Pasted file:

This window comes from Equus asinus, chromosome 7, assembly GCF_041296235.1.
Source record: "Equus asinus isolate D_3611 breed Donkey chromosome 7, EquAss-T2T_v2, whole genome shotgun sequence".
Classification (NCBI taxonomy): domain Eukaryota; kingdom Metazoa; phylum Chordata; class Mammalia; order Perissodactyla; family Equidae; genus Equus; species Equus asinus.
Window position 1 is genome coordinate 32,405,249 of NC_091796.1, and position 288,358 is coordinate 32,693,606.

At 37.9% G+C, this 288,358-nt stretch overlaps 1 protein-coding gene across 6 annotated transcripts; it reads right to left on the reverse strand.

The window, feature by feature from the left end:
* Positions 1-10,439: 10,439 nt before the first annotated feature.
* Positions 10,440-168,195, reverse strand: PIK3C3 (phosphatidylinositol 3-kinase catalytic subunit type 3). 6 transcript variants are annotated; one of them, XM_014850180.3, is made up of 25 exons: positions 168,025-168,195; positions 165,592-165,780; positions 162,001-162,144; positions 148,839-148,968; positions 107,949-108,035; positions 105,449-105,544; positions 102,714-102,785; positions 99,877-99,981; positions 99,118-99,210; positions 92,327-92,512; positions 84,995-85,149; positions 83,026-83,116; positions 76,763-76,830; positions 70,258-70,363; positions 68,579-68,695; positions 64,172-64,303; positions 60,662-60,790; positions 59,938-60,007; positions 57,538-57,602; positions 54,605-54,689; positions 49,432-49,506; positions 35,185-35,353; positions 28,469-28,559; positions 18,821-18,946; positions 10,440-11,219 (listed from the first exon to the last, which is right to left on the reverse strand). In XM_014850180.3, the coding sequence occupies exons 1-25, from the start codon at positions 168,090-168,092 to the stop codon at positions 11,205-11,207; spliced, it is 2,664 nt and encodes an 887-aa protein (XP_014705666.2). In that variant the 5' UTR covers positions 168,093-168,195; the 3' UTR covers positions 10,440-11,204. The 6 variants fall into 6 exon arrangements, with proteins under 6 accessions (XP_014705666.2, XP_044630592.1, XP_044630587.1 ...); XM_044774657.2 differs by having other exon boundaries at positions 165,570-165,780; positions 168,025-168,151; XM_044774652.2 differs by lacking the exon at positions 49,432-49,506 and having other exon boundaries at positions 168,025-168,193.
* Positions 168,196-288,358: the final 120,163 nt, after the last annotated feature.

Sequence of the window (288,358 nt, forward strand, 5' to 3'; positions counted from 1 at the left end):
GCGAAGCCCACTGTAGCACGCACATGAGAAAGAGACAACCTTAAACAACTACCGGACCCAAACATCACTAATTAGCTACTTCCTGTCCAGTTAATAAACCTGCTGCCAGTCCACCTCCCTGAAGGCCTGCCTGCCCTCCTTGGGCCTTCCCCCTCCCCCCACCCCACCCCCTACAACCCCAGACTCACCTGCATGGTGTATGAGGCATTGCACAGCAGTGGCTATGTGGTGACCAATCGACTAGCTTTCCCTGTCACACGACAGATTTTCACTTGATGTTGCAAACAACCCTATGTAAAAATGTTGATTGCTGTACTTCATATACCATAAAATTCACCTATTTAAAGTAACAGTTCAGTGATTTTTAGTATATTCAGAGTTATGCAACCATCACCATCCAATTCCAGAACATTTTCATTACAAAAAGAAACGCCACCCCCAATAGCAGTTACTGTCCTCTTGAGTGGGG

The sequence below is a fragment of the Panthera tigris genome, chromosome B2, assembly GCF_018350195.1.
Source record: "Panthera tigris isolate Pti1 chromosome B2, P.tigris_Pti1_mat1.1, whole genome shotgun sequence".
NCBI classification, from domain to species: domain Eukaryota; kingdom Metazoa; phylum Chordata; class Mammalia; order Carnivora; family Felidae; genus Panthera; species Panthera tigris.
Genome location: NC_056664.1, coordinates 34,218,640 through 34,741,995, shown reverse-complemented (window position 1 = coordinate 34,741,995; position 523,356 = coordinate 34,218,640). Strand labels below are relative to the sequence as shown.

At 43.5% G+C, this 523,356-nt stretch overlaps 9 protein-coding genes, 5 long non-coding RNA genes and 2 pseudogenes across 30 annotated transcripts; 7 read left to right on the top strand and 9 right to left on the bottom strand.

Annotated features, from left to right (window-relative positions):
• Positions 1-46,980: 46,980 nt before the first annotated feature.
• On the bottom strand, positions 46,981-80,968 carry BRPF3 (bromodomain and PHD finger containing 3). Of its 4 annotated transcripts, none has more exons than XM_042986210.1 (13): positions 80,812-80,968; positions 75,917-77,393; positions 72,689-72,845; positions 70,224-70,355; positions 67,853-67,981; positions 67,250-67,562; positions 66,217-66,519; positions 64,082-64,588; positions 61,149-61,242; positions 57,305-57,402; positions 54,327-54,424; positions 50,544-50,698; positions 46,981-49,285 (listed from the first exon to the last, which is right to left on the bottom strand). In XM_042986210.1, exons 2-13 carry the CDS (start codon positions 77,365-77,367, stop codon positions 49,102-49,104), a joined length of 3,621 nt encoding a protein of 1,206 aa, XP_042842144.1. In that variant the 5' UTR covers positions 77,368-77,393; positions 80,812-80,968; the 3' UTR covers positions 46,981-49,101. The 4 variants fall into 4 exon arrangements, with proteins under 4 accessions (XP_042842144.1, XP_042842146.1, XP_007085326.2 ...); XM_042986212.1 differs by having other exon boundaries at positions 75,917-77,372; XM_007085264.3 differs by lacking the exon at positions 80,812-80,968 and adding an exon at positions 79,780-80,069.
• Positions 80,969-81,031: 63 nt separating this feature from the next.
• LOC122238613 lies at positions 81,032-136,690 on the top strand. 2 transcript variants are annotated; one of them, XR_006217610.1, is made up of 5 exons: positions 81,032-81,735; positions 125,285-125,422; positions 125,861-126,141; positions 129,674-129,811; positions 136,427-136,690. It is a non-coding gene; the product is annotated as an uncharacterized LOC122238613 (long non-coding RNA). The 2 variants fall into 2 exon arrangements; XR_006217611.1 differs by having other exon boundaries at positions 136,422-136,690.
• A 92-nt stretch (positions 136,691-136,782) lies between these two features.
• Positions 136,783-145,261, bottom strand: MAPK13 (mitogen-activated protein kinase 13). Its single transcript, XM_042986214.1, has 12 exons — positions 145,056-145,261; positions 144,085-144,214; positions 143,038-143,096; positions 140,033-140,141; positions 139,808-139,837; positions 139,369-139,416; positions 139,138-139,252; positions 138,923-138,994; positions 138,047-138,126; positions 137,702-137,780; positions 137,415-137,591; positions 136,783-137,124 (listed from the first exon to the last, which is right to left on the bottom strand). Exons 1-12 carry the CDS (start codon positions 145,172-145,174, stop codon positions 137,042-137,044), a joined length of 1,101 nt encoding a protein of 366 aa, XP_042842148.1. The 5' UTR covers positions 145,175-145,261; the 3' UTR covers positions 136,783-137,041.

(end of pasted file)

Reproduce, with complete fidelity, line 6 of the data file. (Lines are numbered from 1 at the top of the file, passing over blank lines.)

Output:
The window, feature by feature from the left end: